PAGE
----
WHAT SHOULD I BE DOING INSTEAD OF THIS?
 
 

Michele Hobbs and Amanda Broughton

Publicly challenging the issue of custodial rights for homosexual couples

0 Comments · Wednesday, June 26, 2013
 Michele Hobbs and Amanda Broughton have been together for almost five years, married for two, and during this time they’ve accomplished everything they set out to do as a couple.   

JAC Stringer

Creating a community for trans* and queer people to connect and express themselves

1 Comment · Wednesday, June 26, 2013
JAC Stringer’s path to becoming your average fuchsia-haired twentysomething living, working and playing in Cincinnati has probably been a little bit different than yours. And that’s OK.    

Cortnie Owens

Breaking down gender and body image walls by publicly discussing her experience as a gay, body-positive woman living in Cincinnati

0 Comments · Wednesday, June 26, 2013
Cortnie Owens has come pretty far from her rural East Side upbringing. After choosing to remain closeted about her sexuality during her high school years, Owens escaped the countryside to pursue a lifestyle decidedly more urban.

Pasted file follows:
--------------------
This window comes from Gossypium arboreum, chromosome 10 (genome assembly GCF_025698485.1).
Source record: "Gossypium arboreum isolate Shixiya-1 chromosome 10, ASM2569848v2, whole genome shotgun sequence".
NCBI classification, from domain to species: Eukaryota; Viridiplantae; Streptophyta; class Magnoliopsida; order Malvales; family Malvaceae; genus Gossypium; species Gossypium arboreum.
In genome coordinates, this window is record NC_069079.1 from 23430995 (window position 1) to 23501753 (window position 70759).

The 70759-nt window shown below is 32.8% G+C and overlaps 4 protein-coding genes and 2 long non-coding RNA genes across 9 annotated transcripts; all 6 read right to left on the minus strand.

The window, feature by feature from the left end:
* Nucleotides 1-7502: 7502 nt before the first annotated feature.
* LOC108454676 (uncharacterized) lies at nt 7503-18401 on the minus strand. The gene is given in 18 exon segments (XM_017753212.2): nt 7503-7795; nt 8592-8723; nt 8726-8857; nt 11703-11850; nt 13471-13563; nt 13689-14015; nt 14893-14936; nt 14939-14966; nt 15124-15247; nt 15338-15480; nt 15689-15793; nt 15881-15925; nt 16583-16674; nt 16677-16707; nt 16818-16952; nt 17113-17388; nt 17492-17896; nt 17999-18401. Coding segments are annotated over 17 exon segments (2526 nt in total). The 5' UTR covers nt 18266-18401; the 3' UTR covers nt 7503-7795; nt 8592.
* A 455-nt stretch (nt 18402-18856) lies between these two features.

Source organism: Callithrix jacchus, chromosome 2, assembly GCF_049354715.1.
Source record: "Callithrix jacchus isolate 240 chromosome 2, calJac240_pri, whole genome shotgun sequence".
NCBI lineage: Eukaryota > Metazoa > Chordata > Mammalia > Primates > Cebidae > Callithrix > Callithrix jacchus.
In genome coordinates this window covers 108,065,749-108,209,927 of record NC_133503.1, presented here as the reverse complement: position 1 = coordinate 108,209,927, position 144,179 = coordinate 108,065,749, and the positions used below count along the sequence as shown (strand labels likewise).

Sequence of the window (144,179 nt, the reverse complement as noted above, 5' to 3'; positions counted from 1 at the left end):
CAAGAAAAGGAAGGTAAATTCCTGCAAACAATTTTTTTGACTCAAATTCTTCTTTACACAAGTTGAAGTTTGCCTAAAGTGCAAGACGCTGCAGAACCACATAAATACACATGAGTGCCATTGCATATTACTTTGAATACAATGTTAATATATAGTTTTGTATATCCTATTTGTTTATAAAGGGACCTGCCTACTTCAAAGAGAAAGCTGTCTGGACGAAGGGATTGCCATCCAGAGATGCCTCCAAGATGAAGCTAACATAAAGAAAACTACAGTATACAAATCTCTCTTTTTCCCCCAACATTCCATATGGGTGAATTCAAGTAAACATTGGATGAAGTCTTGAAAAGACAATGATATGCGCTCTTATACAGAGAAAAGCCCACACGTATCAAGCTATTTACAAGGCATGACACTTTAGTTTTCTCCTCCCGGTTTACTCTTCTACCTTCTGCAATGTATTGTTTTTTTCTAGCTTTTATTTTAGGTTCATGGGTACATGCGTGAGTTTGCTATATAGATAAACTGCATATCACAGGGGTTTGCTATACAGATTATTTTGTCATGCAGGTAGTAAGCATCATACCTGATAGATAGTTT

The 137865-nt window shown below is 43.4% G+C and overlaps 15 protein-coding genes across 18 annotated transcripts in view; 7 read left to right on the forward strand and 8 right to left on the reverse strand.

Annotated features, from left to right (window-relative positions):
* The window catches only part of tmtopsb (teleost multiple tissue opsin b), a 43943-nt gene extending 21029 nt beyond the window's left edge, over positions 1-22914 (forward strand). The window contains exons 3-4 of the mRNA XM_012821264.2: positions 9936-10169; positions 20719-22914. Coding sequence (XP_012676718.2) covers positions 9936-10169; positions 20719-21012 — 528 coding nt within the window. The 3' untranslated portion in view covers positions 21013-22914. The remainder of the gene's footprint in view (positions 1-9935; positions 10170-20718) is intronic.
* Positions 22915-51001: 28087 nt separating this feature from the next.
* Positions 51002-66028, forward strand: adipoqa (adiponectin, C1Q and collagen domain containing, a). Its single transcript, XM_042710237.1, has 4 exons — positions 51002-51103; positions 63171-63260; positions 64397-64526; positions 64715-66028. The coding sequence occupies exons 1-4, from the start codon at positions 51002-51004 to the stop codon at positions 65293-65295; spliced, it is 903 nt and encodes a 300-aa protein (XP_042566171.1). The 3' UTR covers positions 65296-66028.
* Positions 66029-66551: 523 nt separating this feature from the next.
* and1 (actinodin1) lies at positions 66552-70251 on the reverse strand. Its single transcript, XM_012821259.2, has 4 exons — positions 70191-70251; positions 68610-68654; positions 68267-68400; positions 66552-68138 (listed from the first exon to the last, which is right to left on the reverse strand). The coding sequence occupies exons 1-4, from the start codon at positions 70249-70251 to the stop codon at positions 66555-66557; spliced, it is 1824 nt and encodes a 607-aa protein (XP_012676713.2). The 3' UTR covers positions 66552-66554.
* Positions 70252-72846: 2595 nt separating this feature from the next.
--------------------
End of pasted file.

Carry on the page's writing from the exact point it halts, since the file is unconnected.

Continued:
Rich Sherman

Connecting LGBTQ and allied businesses with the broader community through a visible local reference publication

0 Comments · Wednesday, June 26, 2013
 Rich Sherman is one of the founders of CNKY Scene (cnkyscene.com), a monthly magazine highlighting LGBTQ entertainment, nightlife, businesses and the allied community in Cincinnati and Northern Kentucky.   

Carolyn Peterson

Educating students about sexuality and self-expression, giving LGBTQ students the "permission" to be completely themselves

0 Comments · Wednesday, June 26, 2013
If there’s anything University of Cincinnati human sexuality professor Carolyn Peterson wants to give you, it’s the gift of permission, of consent, to everyone, but especially to her students who identify as LGBTQ.  

Chris Seelbach

Forwarding acceptance and inclusion through legislative action

0 Comments · Wednesday, June 26, 2013
Like many lesbian, gay, bisexual and transgender individuals, City Councilman Chris Seelbach and his partner Craig Schultz have a skeptical sense of optimism about the city’s changing attitudes.  

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